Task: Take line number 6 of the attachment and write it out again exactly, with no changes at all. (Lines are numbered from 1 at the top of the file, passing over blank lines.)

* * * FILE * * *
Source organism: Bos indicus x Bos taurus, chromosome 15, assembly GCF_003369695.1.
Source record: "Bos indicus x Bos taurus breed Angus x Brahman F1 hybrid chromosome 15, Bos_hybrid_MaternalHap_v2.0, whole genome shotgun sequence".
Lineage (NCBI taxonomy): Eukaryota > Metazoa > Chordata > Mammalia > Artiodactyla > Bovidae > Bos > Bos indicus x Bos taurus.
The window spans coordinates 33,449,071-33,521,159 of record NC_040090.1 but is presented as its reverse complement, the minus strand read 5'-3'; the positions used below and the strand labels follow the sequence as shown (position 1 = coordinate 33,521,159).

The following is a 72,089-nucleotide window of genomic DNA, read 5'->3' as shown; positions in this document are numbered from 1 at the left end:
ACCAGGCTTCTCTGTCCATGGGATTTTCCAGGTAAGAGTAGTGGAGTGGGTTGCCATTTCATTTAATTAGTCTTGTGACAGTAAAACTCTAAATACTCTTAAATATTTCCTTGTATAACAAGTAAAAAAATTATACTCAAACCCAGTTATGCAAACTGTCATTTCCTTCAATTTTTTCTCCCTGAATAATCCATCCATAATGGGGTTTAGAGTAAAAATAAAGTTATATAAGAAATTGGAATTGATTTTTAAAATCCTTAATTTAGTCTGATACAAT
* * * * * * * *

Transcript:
ACCAGGCTTCTCTGTCCATGGGATTTTCCAGGTAAGAGTAGTGGAGTGGGTTGCCATTTCATTTAATTAGTCTTGTGACAGTAAAACTCTAAATACTCTTAAATATTTCCTTGTATAACAAGTAAAAAAATTATACTCAAACCCAGTTATGCAAACTGTCATTTCCTTCAATTTTTTCTCCCTGAATAATCCATCCATAATGGGGTTTAGAGTAAAAATAAAGTTATATAAGAAATTGGAATTGATTTTTAAAATCCTTAATTTAGTCTGATACAAT